I have today received the cheque for £11,500 for which together with the other monies obtained by you on my behalf I shall be eternally grateful. Please accept my sincere thanks for all you have achieved for me in what has been a very trying time, you have taken a lot of the stress out of what has been very stressful for me by your very professional approach. Best regards to you for the future and our heartfelt thanks.
A woman from Blackpool is pursuing personal injury compensation for brain damage after a near drowning incident at a local swimming pool 13 years ago.
The woman began struggling in the water during a swimming lesson with her Essex school in the year 2000. As a result, she was left brain damaged. She has tried to take her case to court several times in previous years but each time her appeals have been rejected, until now.
The latest ruling means that the woman will be able to pursue compensation from Essex County Council. The lifeguard and the swimming teacher had failed to notice the woman was getting into difficulty in the water. Her legal team claims that the county council still owed a duty of care when the accident happened even though neither the teacher or the lifeguard were employees of the council.
At the Court of Appeal , Lord Justice Tomlinson said that “the imposition of a non-delegable duty of care on the council could have a chilling effect on the willingness of education authorities to provide valuable experiences for their pupils.”
On Wednesday, Lord Sumption said that there was a ‘non-delegable duty of care’ owed that the local authority owed. This ruling is deemed to be a lynchpin in further cases of this nature. The ruling said that it is “wholly reasonable that a school should be answerable for the performance of part of its own educational function.”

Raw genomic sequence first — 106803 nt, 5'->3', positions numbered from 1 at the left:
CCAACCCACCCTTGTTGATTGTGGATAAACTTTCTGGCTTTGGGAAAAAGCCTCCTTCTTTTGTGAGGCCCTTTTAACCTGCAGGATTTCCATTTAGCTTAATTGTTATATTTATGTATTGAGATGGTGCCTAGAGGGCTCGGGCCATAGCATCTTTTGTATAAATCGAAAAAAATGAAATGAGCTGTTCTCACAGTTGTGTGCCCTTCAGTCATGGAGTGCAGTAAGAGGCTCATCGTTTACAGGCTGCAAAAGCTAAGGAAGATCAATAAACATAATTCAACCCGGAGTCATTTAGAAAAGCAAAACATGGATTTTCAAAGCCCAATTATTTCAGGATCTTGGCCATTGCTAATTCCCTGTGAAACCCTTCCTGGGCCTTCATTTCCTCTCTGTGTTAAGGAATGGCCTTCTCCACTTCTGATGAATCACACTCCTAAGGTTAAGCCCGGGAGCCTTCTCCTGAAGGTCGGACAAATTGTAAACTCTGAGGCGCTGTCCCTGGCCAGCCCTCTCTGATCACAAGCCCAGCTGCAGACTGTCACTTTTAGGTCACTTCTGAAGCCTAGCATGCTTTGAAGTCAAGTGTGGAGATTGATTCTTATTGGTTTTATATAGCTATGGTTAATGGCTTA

He said that if there was negligence found then there would be a breach of duty of care by Essex County Council.
Despite the Supreme Court changing the law so that authorities can be deemed liable in cases where independent businesses and/or contractors are employed by them where children are involved. A spokesperson for Essex County Council said: “This overturned the earlier decisions of the High Court and the Court of Appeal. “However, the question of whether Essex County Council is liable in this case remains to be decided and will be heard by the High Court next year.”
A family member, said that she was glad that justice had been done, adding that no child should have to have suffered in this way and that the ruling will make a difference to families in the future.
Claiming compensation for a brain injury is often a straightforward process but there are times when cases can be more complex. It is advisable to seek the assistance of trained and qualified personal injury lawyer.
Jefferies Solicitors work with clients who have experienced brain injuries. We understand the different types of brain injuries and the differing impacts these can have on the rest of the family.
Please call our no win no fee solicitors on 0800 342 3206 for more information and advice about claiming personal injury compensation for a brain injury.
If you feel that you have cause to make an accident claim for compensation, please contact our team of Jefferies no win, no fee solicitors, on our national accident helpline above or fill out our quick online enquiry form so that one of our team can advise on your prospects of claiming for your injuries following an accident.
Your call will be treated in the strictest of confidence by our team of highly experienced solicitors.
Published 13th February 2015.